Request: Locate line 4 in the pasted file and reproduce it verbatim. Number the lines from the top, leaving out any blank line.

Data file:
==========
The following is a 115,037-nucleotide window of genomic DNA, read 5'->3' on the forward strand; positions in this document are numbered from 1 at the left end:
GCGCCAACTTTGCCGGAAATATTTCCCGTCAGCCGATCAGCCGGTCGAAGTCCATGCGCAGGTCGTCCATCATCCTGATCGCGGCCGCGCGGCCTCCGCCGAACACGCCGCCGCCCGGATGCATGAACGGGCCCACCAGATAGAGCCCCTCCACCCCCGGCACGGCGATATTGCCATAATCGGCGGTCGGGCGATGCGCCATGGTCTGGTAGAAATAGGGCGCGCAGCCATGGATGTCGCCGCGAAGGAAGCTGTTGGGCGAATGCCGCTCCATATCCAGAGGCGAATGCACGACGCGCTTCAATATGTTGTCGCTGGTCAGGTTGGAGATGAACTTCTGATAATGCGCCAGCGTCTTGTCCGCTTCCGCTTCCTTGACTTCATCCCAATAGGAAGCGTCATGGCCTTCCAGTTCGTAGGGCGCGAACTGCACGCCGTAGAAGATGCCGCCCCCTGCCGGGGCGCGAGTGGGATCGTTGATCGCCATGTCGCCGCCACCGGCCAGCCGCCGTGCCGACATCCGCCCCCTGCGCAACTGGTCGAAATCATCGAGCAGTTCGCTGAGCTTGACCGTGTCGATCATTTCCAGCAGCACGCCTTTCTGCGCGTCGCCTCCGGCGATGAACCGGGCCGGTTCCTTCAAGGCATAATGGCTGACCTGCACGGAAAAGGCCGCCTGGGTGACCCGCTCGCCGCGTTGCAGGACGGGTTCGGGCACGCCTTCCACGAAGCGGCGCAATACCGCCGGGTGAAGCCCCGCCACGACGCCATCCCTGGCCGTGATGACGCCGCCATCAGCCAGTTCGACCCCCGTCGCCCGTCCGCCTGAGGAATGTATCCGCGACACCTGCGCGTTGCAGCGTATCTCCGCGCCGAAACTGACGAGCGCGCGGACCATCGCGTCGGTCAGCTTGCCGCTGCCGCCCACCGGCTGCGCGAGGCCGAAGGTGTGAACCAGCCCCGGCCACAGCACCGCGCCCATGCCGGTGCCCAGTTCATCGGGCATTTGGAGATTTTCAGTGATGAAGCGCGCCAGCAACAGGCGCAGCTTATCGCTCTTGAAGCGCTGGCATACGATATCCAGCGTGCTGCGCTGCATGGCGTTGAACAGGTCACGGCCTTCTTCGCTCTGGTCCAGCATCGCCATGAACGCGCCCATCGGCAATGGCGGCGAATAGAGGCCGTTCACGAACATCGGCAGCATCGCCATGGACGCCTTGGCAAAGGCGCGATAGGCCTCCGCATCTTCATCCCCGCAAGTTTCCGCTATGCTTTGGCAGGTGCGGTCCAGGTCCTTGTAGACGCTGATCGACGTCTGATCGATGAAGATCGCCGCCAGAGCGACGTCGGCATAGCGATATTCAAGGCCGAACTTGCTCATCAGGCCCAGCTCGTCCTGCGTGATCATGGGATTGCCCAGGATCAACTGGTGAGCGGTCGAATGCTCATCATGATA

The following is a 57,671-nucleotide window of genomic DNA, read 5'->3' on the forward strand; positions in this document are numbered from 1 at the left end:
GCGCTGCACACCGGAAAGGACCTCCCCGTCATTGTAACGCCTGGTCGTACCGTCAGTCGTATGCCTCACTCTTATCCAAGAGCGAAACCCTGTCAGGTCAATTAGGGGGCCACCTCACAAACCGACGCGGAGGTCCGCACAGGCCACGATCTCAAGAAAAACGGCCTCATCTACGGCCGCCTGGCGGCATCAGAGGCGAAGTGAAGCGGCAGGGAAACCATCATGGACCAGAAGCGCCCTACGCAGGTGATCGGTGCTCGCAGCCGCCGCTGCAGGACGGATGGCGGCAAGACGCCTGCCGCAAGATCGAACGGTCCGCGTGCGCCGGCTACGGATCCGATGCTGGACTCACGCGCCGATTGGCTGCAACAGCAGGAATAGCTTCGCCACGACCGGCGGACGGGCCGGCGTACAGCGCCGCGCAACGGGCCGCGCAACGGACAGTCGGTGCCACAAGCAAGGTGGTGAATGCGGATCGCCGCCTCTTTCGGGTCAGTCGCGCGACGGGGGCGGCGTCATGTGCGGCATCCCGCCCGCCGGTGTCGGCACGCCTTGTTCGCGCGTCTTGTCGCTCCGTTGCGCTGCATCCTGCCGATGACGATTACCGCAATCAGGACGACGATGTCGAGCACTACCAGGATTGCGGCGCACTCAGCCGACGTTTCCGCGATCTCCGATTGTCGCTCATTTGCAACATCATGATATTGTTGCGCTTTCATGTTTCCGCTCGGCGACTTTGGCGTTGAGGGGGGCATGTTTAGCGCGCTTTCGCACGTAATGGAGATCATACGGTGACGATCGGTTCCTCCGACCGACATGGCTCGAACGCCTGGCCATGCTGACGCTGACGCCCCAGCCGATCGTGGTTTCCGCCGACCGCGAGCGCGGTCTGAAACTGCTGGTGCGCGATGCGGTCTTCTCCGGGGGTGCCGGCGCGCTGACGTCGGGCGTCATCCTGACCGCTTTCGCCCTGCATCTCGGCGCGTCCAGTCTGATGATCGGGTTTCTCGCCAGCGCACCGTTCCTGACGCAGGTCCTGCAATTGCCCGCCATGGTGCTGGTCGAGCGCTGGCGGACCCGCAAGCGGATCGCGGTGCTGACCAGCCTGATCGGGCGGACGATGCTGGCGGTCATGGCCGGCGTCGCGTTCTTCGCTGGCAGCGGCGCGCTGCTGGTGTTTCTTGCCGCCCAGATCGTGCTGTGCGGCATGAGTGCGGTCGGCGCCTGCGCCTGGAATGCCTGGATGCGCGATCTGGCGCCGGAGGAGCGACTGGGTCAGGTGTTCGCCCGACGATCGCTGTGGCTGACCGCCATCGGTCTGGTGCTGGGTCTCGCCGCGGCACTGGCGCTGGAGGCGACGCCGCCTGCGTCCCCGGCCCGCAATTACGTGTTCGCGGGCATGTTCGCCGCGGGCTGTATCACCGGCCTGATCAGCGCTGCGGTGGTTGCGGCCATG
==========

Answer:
GCGCTGCACACCGGAAAGGACCTCCCCGTCATTGTAACGCCTGGTCGTACCGTCAGTCGTATGCCTCACTCTTATCCAAGAGCGAAACCCTGTCAGGTCAATTAGGGGGCCACCTCACAAACCGACGCGGAGGTCCGCACAGGCCACGATCTCAAGAAAAACGGCCTCATCTACGGCCGCCTGGCGGCATCAGAGGCGAAGTGAAGCGGCAGGGAAACCATCATGGACCAGAAGCGCCCTACGCAGGTGATCGGTGCTCGCAGCCGCCGCTGCAGGACGGATGGCGGCAAGACGCCTGCCGCAAGATCGAACGGTCCGCGTGCGCCGGCTACGGATCCGATGCTGGACTCACGCGCCGATTGGCTGCAACAGCAGGAATAGCTTCGCCACGACCGGCGGACGGGCCGGCGTACAGCGCCGCGCAACGGGCCGCGCAACGGACAGTCGGTGCCACAAGCAAGGTGGTGAATGCGGATCGCCGCCTCTTTCGGGTCAGTCGCGCGACGGGGGCGGCGTCATGTGCGGCATCCCGCCCGCCGGTGTCGGCACGCCTTGTTCGCGCGTCTTGTCGCTCCGTTGCGCTGCATCCTGCCGATGACGATTACCGCAATCAGGACGACGATGTCGAGCACTACCAGGATTGCGGCGCACTCAGCCGACGTTTCCGCGATCTCCGATTGTCGCTCATTTGCAACATCATGATATTGTTGCGCTTTCATGTTTCCGCTCGGCGACTTTGGCGTTGAGGGGGGCATGTTTAGCGCGCTTTCGCACGTAATGGAGATCATACGGTGACGATCGGTTCCTCCGACCGACATGGCTCGAACGCCTGGCCATGCTGACGCTGACGCCCCAGCCGATCGTGGTTTCCGCCGACCGCGAGCGCGGTCTGAAACTGCTGGTGCGCGATGCGGTCTTCTCCGGGGGTGCCGGCGCGCTGACGTCGGGCGTCATCCTGACCGCTTTCGCCCTGCATCTCGGCGCGTCCAGTCTGATGATCGGGTTTCTCGCCAGCGCACCGTTCCTGACGCAGGTCCTGCAATTGCCCGCCATGGTGCTGGTCGAGCGCTGGCGGACCCGCAAGCGGATCGCGGTGCTGACCAGCCTGATCGGGCGGACGATGCTGGCGGTCATGGCCGGCGTCGCGTTCTTCGCTGGCAGCGGCGCGCTGCTGGTGTTTCTTGCCGCCCAGATCGTGCTGTGCGGCATGAGTGCGGTCGGCGCCTGCGCCTGGAATGCCTGGATGCGCGATCTGGCGCCGGAGGAGCGACTGGGTCAGGTGTTCGCCCGACGATCGCTGTGGCTGACCGCCATCGGTCTGGTGCTGGGTCTCGCCGCGGCACTGGCGCTGGAGGCGACGCCGCCTGCGTCCCCGGCCCGCAATTACGTGTTCGCGGGCATGTTCGCCGCGGGCTGTATCACCGGCCTGATCAGCGCTGCGGTGGTTGCGGCCATG